The head of the executive department under the proposed federal republic is the president. Both the executives under the 1987 Constitution and the prosed new charter have substantially similar qualifications including citizenship (natural-born), minimum age (40 years old) and a registered-voter status.
However, there are also distinct differences. In the 1987 Constitution the president must be able to read and write and a reside in the country for at least 10 years while under the proposed charter, he must be a college degree holder or its equivalent on the day of the election and domiciled in the Philippines for at least ten (10) years immediately preceding the election.
As proposed in the federal constitution, the term of office of the president is four (4) years with one term reelection. This is in contrast to the president in the 1987 Constitution which has a six (6) year term but without reelection. The president and the vice president shall be voted as a team which is not the case in the present set-up where both officials may come from different political parties.
Both constitutions adopt an identical mechanism for succession in the event the president or the vice president fails to qualify or dies, becomes permanently disabled, is removed or resigns. As provided, if the president fails to qualify or dies, or is removed from office or resigns, he will be succeeded by the vice president or if the latter falls under any of the circumstance so mentioned, then the president of the Senate and thereafter the Speaker of the House of Representatives shall take his place.
Section 11 of both constitutions provide for an identical mechanism in the event the president fails to discharge his powers and duties during his incumbency. Section 12 of both constitutions, which requires the government to inform the public of the president’s state of health in case he falls seriously ill, are substantially similar. The only difference is that aside from the members of the cabinet for foreign relations and national security as well as the AFP chief, the proposed federal constitution also specifies the personal physician of the president as one of those who shall not be denied access.
Also present in both are the prohibitions on certain officials including the president against holding any other office or employment during their tenure, or practicing a profession or engaging in business or to avoid conflict of interest. The president remains prohibited from appointing relatives by consanguinity or affinity up to the fourth civil degree into certain offices.
As to the president’s appointees than must go through the Commission on Appointments, both constitutions provide for similar classes of officers except that the proposed constitution now requires for a Major General or Rear Admiral to go through the CA instead of a colonel or a naval captain as provided in the present charter.
Under both, the president is vested with the power of control and general supervision over the government. He remains the commander-in-chief of the armed forces. However, the proposed constitution now adds lawless violence in addition to invasion or rebellion as ground to suspend the writ of habeas corpus.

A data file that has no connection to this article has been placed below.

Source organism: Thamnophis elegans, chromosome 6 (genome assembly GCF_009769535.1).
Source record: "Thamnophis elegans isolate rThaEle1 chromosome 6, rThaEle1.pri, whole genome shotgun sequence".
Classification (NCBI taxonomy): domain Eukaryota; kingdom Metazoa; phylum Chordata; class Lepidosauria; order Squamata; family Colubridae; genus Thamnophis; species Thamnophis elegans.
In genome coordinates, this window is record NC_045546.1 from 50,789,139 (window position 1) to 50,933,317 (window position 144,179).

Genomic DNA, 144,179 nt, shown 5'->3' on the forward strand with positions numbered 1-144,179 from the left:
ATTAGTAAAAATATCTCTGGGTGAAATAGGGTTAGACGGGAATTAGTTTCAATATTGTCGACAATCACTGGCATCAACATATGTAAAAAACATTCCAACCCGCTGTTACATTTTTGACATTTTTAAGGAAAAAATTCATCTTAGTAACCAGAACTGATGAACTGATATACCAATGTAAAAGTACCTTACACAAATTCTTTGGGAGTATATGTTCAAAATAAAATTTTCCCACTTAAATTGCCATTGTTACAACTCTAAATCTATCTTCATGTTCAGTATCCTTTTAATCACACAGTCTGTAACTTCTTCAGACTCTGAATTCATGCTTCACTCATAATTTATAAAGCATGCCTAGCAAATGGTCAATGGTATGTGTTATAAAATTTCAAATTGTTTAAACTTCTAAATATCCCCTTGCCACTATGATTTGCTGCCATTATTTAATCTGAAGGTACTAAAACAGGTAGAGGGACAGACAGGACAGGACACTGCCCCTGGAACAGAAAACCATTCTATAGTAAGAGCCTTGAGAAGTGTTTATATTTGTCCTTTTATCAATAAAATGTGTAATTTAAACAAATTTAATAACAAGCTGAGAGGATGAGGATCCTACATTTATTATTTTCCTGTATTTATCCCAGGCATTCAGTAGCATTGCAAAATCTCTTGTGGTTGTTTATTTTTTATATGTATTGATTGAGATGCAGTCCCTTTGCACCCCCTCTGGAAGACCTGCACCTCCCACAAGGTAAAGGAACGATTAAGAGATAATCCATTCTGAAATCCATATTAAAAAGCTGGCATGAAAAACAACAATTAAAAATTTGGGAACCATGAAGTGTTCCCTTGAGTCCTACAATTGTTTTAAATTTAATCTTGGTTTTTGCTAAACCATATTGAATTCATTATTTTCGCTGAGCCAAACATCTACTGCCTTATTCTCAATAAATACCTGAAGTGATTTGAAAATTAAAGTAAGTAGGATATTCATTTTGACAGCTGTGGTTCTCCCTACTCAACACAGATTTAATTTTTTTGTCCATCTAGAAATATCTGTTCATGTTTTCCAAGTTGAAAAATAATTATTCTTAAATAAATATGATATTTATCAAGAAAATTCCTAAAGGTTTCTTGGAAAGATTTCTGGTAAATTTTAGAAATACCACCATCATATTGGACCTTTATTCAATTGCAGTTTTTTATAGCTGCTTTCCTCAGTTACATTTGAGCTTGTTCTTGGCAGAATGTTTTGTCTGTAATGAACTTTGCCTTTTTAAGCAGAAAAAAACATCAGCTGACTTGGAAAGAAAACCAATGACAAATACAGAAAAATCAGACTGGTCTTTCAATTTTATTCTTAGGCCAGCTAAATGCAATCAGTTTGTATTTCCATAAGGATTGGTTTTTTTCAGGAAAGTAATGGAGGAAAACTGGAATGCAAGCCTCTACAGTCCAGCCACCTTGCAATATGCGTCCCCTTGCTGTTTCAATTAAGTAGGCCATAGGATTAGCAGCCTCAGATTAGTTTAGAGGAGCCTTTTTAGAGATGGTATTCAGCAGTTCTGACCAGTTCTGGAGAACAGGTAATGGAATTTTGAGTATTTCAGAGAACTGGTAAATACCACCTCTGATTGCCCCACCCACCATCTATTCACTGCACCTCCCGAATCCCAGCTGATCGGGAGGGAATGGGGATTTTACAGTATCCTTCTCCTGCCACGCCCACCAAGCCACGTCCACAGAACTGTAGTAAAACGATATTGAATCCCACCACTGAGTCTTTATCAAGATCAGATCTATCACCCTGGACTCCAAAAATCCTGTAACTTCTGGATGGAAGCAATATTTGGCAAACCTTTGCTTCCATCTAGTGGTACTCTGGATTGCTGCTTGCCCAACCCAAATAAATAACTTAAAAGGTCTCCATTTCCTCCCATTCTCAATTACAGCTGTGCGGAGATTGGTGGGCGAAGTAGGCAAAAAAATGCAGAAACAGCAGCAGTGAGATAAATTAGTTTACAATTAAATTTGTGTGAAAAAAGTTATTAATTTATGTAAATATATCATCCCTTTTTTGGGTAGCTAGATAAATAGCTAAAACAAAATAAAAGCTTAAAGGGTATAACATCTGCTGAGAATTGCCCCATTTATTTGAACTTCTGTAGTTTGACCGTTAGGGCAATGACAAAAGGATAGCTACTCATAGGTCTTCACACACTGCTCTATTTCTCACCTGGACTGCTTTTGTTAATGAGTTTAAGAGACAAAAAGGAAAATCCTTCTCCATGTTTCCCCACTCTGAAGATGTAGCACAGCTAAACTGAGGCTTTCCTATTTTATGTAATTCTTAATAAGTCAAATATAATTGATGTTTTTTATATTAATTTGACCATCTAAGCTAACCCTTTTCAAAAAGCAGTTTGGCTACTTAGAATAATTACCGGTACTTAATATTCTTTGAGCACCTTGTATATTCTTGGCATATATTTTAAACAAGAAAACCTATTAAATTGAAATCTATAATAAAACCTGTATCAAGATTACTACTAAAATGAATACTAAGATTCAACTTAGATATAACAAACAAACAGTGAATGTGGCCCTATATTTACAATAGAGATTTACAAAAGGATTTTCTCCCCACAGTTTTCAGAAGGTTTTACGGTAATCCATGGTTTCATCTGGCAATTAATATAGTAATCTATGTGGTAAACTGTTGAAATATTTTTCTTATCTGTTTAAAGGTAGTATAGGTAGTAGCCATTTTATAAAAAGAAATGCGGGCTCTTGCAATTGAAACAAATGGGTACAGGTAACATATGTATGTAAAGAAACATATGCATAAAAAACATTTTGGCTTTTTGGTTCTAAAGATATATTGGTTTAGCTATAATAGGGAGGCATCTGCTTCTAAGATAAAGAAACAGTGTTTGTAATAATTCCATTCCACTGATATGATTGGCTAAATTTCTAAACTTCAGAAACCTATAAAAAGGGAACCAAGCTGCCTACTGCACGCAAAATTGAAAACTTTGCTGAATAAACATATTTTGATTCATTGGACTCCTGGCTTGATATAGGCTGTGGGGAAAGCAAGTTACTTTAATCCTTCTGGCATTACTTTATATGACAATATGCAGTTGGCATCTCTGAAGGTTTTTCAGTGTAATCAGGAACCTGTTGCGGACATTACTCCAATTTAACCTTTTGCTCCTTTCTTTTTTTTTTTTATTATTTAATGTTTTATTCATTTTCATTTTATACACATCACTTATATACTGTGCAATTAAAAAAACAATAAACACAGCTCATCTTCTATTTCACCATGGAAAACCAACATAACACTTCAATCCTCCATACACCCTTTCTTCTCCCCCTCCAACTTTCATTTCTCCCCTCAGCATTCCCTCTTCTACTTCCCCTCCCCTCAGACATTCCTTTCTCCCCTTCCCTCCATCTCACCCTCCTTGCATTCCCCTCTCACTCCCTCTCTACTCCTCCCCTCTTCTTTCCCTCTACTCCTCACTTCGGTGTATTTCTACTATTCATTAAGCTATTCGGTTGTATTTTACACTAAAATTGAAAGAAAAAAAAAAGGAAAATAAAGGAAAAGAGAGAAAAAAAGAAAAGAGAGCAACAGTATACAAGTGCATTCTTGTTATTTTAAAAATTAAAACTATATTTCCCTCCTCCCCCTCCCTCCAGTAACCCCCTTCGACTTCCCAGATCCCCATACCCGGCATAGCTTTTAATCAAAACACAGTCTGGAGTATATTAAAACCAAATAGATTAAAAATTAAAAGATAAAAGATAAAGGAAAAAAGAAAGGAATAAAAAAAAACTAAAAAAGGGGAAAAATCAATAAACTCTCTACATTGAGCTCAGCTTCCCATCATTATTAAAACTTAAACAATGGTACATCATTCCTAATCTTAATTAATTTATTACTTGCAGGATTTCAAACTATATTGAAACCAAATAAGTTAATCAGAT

He/She shall continue to be vested with the power to grant pardon, commutation and reprieve or remit fines and forfeitures. However, the proposed constitution specifies that amnesty will be with the concurrence of majority of all members of Congress, voting jointly.
He/She remains granted with the authority to enter into treaties and international agreements with the concurrence of two-thirds of the Senate. He/She is also required to submit the proposed budget as basis for the general appropriation bill within 30 days from the opening of every regular session by Congress. At the opening of each regular session, the president is required to address Congress. He/She may also appear before Congress at any time.
Having summarized the features of the Presidency in the Puno proposal, I must say that this is the main flaw of the proposed new constitution of the Philippines—its retention of the presidential system. In fact, my reading of the Puno proposal is that it strengthens and expands presidential power, certainly in declaring martial law (“lawless violence” is foolishly restored as a ground) and in dealing with secession and transition issues. This decision to keep an all-powerful presidency guarantees the continuation of Manila imperialism and contradicts the decentralization objective of federalism as well as the expansion of the Bill of Rights.
Retired Justice Vicente V. Mendoza, who with Fr. Joaquin Bernas is the most brilliant living Filipino constitutionalist, wrote in an early article, “The Origin and Development of the Philippine Constitutional System,” how the Philippine constitutional system diverged from the United States tradition of separation of powers early in our colonial history. Our presidency is not patterned after the US president who is constrained by Congress and the Supreme Court. Instead, our presidency is patterned after the office of the Spanish and American governor generals, who had total authority to suppress the local people to allow the plunder of resources for the colonial masters. Independence did not change that and the imperial presidency was established and institutionalized. That is what we now have and the proposed new constitution does not change that. And with an imperial presidency, it is safe to bet that Imperial Manila will continue to dominate and federalism will only be in name.
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